In a Heartbeat! Connecting Informational Text to Multistep Word Problems
Lesson 14 of 21
Objective: SWBAT glean mathematical data from informational text to solve multi-step word problems, compare and interpret data and create a graph.
February is heart health month! I want to set the stage and mindset using this video from the American Heart Association for children. The beauty of CCSS is that I can integrate informational text with mathematics to help support and grow student reasoning while honing skills in listening and reasoning. This video talks to students about eating well, exercise and other important things they should know about their hearts. It sets them up for the main lesson that requires them to glean information they will use to solve math problems. They really liked the video and we took a few minutes to discuss our favorite healthy foods and foods that we don't like, but should eat. I don't like broccoli all that much, but shared how I eat it anyway because of the vitamins and calcium it gives me.
Independent Read and Study Part 1.
I think that the beauty of Common Core is that standards integrate across the curriculum so naturally. We can integrate informational text, teach students to draw mathematical information from that text and then use it to satisfy math standards.
I designed this lesson on iTunes U for my students to do directly on their iPad. If you have the app, you can transfer any of this lesson right to it. This lesson runs a little bit more independently, freeing me up to counsel with students who are struggling with concepts. I will pull the small groups and work with them. The higher level students will be completely on their own. When this app is opened, you see the sections and explicit direction for each activity and they can complete it right on the iPad. Then, I can review any of their written work as well as any paper computations, graphs, etc. that go along with the activity. It's great! I included the following in my iTunes lesson:
The Human Heart article is a short article about how our heart works. Students independently read the article and took notes in their math notebook.
I asked my students to take notes on any new vocabulary, use context clues skills and find out about how many beats an adult heart beats per minute and any other "math" or number related facts they could find. (They can take these notes directly on the iPad in their notes ap or, they can write them in their Math journal.)
After they read the article, they shared with a partner to compare their notes. Students working in small groups were monitored by me. *It really becomes a guided lesson for them and my chance to do some RTI work since this lesson reviews double digit multiplication. We can see how this student is being coached to think about equations in this clip: Reasoning
As he progressed, I coached him some more to explain the meaning of each number in an equation. I think this is so very important in mastering the standard because suddenly students connect their thinking to what they are doing. Meaning of numbers.... & Meaning Accomplished.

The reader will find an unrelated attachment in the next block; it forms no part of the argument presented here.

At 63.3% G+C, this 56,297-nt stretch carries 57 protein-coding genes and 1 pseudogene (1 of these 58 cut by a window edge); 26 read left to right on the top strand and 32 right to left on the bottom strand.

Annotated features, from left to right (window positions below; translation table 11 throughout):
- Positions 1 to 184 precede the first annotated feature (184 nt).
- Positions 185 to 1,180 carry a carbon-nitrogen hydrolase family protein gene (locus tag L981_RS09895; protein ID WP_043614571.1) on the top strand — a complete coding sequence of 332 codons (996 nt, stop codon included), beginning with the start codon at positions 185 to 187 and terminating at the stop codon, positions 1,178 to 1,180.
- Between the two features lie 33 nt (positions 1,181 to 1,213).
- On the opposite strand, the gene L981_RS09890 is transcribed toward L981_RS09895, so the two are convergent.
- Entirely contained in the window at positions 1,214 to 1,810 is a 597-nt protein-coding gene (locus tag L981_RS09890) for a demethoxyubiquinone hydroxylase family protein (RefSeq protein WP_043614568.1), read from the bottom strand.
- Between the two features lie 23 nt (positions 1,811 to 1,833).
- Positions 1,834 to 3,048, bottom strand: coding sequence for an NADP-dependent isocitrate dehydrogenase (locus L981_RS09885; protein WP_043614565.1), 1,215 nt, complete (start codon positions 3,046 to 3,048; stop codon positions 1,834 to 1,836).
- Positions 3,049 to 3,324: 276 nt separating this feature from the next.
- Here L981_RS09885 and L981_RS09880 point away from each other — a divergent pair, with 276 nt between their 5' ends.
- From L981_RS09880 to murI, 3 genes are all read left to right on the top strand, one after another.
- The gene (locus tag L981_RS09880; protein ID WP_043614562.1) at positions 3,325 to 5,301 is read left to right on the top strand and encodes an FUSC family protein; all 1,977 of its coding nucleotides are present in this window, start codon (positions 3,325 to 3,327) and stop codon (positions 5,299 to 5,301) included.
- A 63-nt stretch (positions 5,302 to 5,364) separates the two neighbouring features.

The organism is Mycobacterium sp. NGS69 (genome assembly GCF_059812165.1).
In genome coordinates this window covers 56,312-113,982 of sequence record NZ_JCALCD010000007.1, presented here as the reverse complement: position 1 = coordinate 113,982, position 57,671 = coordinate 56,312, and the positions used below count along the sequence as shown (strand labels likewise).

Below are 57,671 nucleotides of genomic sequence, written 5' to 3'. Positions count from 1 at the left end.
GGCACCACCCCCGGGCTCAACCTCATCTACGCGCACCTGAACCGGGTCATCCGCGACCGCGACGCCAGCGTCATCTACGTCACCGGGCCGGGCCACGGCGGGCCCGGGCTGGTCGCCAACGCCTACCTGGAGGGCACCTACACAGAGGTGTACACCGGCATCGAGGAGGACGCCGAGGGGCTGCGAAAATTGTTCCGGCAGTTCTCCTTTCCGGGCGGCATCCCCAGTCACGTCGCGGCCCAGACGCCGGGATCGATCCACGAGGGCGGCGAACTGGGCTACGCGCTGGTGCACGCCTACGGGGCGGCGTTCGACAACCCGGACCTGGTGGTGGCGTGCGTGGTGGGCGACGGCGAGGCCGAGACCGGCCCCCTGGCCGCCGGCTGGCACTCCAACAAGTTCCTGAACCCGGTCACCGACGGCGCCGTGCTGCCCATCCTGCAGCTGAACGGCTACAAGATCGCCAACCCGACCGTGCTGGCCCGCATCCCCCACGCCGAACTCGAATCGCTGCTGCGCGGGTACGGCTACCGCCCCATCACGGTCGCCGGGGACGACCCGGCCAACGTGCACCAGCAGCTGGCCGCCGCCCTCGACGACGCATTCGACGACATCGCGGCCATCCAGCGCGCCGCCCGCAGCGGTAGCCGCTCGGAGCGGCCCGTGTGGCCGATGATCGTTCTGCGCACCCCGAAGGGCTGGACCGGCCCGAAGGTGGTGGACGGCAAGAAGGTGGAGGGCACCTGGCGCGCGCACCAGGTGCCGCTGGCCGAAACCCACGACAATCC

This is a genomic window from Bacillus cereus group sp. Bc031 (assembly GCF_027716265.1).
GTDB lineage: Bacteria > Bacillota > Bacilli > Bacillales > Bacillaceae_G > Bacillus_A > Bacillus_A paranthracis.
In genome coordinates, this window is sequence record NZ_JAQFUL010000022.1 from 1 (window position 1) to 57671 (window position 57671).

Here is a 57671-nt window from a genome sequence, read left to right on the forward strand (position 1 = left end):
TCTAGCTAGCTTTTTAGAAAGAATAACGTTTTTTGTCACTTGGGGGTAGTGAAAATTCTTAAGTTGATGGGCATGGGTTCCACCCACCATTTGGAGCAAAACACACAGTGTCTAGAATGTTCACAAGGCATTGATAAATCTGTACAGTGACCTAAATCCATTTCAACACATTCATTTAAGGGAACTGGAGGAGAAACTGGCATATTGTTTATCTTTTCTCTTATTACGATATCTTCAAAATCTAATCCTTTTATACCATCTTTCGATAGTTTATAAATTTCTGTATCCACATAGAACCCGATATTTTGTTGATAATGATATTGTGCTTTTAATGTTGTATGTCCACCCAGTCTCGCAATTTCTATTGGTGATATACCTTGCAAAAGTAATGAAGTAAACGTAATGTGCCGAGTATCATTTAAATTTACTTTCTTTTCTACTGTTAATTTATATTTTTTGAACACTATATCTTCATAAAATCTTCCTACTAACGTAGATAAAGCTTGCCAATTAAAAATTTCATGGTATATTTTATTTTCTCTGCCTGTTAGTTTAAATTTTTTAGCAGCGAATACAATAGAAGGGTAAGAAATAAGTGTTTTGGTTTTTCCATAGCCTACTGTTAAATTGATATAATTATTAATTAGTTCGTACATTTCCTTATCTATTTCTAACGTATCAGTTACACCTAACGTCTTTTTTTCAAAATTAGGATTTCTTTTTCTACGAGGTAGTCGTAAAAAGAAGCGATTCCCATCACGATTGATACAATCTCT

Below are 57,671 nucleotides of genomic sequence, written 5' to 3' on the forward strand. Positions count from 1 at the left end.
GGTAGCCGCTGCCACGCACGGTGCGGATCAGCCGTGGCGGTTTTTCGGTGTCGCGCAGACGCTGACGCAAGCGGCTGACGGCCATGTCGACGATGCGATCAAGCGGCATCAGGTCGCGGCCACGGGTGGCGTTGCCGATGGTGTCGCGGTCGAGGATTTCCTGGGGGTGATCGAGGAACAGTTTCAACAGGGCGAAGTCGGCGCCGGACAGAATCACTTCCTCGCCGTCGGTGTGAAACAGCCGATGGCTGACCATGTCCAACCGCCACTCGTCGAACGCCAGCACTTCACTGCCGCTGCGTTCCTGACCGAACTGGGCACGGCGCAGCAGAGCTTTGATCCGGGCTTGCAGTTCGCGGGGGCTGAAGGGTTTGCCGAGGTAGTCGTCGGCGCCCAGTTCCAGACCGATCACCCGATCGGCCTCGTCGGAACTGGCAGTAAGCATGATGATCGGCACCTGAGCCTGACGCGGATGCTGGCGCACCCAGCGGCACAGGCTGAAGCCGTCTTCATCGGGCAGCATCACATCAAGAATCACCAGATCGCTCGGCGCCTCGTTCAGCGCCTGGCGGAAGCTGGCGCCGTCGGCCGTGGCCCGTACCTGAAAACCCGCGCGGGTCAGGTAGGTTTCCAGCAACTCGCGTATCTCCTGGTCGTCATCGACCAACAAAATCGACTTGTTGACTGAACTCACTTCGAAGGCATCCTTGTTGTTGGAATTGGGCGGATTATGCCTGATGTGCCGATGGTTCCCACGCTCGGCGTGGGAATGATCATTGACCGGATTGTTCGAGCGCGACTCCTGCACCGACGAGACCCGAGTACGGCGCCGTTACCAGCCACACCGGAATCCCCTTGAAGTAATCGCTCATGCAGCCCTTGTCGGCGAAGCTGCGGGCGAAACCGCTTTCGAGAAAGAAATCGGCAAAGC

When the article was completed, students worked on Getting to the Heart of the Matter worksheet and solved the problems.
Tip: Some students will complete this in 30 minutes and then can move to the next part. Those who are behind, will not complete the next section of the lesson just yet, and that is ok because it becomes independent work or homework.
*This lesson can be spread out over two days, depending on the classroom needs.
In Part 2 students read this short article about animal hearts and then completed the worksheet attached and made a graph using graph paper. I warned them that they needed to reason about how they would scale their graph and compare the numbers to do so.Setting up the Graph
Again, this became an independent work for those moving ahead. It keeps the class rolling! For those who didn't quite make it to this section, I met and explained how to scale the graph. We discussed the title and how the axis would be labeled.
Several students took the graphing part home to finish. I met with just three to start up their graph. So, this told me that this lesson was manageable as I had designed it.
At this point, I assessed where each of my students were in this independent/cooperative learning and practice was. This section of the lesson is meant to apply what they learned from the warm up video to real world and self connection. Their assignment is to pick a recipe that they think they would like from this American Heart Association site.
I assigned this for homework. I gave coupons out for anyone who took the recipe and tried it at home. They had to take photos on their iPad of them preparing and eating it. They could create an Educreations Video showing their dinner. Of course they would only prepare the amount they needed for their family.
Instructions: You are having a dinner for three times as many people as the recipe calls for.
1. How do you adjust the recipe so there is enough?
Write the adjusted ingredients in order on your paper.
Ooops! You just got a text! Half of your company is stuck in the snow! They can't make it!
2. You have already figured out your recipe for three times as many, now you only need half of that!
Adjust your recipe again and write it correctly next to your original adjustment.
Explain how you were able to calculate the correct amount for your company.